When driving, you might be familiar with using a navigation app to get you to your destination. Often, you can choose the fastest route or the most gas-efficient route.
Farmers also can use navigation apps called “tractor guidance systems.” Like your car navigation, these systems use GPS, or global positioning satellite systems. GPS can help farmers to optimize their use of fertilizer, seed, and even herbicides (often referred to collectively as “inputs”).
The tractor guidance system includes a satellite signal receiver, antennae, controller, and display that is mounted inside the tractor. This farm machinery helps with two production input-related questions: where and how much to apply?
Using tractor guidance allows growers to not overapply or underapply the inputs. And using GPS makes the tractor follow more precise routes over the field, creating more even applications within a field. When fertilizer or other inputs are applied more evenly, this helps crops and results in greater crop yields. It can also reduce the amount of fertilizers leaving the field and entering waterbodies.
Smaller farmers often associate the costs of installing tractor guidance system as too high, creating obstacles to their adoption. However, researchers at USDA-ARS identified these systems can be economical, even for small farms. They also found that tractor guidance improves farm operation efficiencies by up to 20%.
Just like your car must deal with potholes and other issues with the road surface, farm fields have irregularities. Farmers using tractors even have to navigate obstacles like trees, and ponds. And, farm fields have various slopes as well. All of these issues have been found to impact the gains from tractor guidance.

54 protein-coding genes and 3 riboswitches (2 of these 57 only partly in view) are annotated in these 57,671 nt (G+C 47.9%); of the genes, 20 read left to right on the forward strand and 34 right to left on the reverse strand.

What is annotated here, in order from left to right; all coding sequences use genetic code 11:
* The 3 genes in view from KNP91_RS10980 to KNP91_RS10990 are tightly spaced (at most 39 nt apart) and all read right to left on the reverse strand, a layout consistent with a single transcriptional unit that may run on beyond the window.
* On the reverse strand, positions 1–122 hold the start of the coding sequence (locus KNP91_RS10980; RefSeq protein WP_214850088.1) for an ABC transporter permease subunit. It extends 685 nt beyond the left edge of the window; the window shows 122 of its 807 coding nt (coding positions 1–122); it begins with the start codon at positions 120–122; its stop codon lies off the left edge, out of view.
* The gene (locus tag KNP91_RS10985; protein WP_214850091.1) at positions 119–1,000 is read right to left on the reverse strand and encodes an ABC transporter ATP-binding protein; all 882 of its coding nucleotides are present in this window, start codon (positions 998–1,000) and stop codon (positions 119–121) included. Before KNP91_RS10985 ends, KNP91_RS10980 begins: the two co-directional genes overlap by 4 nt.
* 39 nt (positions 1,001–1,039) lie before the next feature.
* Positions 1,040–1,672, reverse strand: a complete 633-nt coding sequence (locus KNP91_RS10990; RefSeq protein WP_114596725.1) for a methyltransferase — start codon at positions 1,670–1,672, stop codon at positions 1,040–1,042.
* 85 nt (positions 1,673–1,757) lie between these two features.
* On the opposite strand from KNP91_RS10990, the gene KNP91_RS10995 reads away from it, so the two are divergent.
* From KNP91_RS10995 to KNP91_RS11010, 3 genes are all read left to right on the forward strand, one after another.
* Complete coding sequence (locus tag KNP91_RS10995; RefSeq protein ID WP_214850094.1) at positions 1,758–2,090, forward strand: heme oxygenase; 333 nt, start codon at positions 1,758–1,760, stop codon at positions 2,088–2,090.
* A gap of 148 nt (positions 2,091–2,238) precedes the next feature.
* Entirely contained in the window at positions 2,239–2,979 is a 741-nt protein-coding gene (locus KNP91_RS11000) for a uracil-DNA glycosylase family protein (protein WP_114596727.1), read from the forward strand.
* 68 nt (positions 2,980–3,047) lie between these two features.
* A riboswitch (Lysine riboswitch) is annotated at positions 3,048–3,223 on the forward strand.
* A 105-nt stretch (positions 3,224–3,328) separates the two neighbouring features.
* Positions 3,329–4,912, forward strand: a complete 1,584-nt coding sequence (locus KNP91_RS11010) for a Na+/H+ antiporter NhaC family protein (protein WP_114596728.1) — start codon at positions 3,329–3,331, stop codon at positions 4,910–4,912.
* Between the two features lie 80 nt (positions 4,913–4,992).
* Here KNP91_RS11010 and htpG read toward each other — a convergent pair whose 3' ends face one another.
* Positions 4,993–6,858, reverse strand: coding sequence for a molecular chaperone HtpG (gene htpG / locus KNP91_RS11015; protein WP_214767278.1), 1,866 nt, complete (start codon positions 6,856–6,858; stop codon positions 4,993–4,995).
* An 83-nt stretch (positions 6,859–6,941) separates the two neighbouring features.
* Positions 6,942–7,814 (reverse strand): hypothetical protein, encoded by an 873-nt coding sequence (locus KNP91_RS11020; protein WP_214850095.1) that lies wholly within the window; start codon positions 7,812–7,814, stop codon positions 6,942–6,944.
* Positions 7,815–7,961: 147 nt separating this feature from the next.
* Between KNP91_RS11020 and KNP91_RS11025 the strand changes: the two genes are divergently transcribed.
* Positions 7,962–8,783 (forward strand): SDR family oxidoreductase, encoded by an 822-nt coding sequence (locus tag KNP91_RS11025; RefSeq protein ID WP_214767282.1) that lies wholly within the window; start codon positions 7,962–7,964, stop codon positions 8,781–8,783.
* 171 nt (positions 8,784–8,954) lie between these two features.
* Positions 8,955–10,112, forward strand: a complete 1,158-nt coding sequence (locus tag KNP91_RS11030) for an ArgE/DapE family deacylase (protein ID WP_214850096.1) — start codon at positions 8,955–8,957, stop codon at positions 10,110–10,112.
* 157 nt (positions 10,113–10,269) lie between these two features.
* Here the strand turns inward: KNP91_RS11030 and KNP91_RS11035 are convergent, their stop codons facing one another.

One of the studies I was recently involved with researched the impact that operator experience had on tractor efficiencies – without using a navigation system! So, could humans beat the machine? We looked at groups of tractor drivers who had 0-1 year of experience, two years, three years, and then six-plus years’ experience.
Our findings? As experience level of drivers increases, so do the efficiency gains during field operations. Operators with six-plus years of tractor driving experience reduced overlap in their driving passes across the field by more than 20% compared with drivers who had 0–1-year experience. Compared to drivers who had 2-3 years’ experience, the more experienced drivers improved efficiencies by almost 8%.
This tells us that when studies are done to evaluate environmental and economic gains of tractor guidance systems, for the non-automated comparison, the experience level of the driver should be considered.
Our work indicates that there are even more savings when tractor guidance is used – depending on operator experience. These higher efficiency gains mean:
- less labor,
- fewer greenhouse gas emissions,
- reduced non-point source pollution, and
- greater cost savings per unit area.
Considering that in the United States, 82% of total farms are small farms, tractor guidance adoption could result in vast environmental and economic savings. However, in addition to installation cost, small scale growers are not comfortable with these new set of precision agriculture tools and technologies. University extension programs can be developed to train growers on precision agriculture tools and realize these benefits.
Answered by Tulsi Kharel, United States Department of Agriculture (USDA)
Read Dr. Kharel’s paper in Agricultural and Environmental Letters.
About us: This blog is sponsored and written by members of the American Society of Agronomy and Crop Science Society of America. Our members are researchers and trained, certified, professionals in the areas of growing our world’s food supply while protecting our environment. We work at universities, government research facilities, and private businesses across the United States and the world.
Categories: Food security, Sustainability
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